And with that Ed Abbey quote as a motto, Greenfriar launched this week. Come on by and read some good stuff about hiking, endangered species, mountain cabins, desert hermits, backyard chickens, urban forests and other stuff that makes life worth living.
Let’s look back to 2008 and briefly tally up the score: No one has been sent to jail, lots of you are still out of work, very few of the errors that led to the collapse have been corrected, and I’m guessing that most of you haven’t even gotten a thank-you card for that time you donated $4.7 trillion of your own wealth to save the world.
Five years into the continuing economic crisis, Jason Linkins has put together this guide to the books (including fiction), movies and other media that told the story of the collapse that turned so many middle-class people into poor people.
My book Dignity made this list, hooray, and I found a lot of stuff I missed when it was published, like this piece by Alex Pareene.
Hoping to turn the only relaxing part of air travel—the flight itself—into a claustrophobic death of the soul, Virgin Airways is introducing live stand-up comedians to some of its flights. Try walking out on these no-talent schmucks.
READING the William Burroughs’ book referenced below, I notice most of his dreams are about inept travel. And I remember most of my dreams are about inept travel. Why not note them, on this blog I’ve otherwise abandoned?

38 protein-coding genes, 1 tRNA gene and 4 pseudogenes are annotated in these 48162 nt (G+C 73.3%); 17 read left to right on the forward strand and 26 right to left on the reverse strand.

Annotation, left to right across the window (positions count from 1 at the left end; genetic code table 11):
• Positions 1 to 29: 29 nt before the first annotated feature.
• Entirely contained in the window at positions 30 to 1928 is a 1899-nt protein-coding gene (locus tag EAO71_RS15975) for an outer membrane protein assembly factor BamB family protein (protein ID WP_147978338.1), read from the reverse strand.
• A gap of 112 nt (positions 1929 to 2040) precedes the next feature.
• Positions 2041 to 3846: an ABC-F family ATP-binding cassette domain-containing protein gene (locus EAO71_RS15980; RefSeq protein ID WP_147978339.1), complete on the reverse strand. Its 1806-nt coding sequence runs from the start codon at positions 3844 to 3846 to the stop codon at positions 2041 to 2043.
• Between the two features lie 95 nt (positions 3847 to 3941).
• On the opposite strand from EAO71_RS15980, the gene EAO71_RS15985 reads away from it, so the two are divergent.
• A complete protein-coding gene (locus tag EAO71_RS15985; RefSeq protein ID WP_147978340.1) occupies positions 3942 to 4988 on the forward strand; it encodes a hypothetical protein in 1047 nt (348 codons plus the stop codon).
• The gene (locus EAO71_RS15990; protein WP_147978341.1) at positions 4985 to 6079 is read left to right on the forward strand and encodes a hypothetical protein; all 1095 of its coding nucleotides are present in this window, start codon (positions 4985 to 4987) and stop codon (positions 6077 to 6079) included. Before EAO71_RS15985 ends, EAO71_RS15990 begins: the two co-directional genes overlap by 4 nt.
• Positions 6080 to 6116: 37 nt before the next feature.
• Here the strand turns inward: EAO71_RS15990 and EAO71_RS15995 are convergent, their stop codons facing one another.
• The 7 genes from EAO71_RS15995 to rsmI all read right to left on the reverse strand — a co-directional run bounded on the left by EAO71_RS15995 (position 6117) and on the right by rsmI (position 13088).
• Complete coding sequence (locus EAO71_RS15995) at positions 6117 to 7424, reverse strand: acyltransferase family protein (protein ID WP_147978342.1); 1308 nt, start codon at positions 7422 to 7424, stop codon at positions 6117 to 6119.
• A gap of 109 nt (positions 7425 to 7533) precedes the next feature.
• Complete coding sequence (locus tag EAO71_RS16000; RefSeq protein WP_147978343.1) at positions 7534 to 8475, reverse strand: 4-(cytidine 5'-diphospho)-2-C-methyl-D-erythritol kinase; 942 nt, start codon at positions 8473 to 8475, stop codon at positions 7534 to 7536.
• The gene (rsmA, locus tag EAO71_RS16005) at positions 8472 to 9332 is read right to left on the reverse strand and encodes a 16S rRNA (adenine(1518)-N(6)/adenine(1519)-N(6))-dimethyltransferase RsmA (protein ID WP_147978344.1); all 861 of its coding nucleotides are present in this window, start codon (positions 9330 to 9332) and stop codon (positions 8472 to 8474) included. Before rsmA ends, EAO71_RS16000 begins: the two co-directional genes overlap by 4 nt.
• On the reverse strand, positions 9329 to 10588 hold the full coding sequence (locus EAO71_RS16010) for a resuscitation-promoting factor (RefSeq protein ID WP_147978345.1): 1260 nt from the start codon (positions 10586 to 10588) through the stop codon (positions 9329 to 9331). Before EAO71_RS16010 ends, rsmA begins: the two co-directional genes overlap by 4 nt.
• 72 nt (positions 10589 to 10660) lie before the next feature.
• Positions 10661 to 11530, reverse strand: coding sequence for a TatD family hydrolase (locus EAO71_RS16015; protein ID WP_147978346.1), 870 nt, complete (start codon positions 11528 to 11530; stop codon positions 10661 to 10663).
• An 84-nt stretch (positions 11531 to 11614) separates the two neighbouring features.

Last night: A modern train or light rail system, part BART and part Disneyland monorail. Train cars are massive, empty, and of course I wind up somewhere I didn’t intend to go. It’s Vancouver, apparently the very end of the line, many miles from the city center and the water. I note the red billowing “lobster scales” around the station’s white concrete exterior. This is apparently a popular design touch, and also somehow “sustainable.” Maybe they are stylized solar panels. I take a series of escalators. It is quiet and almost pleasant—but, as always, there is a sense of unease and impending disaster.
“We are in control, but I point out that this is precisely the most dangerous moment, since we can expect massive counterattacks from many quarters—CIA, KGB, Mafia, Vatican, Islam, Corporate Capitalism, the English, the Moral Majority. I propose myself as Director of Police and Counterintelligence, which will operate under one central command … no splitting into criminal, espionage, all that cross-purpose and confusion.”—William S. Burroughs, My Education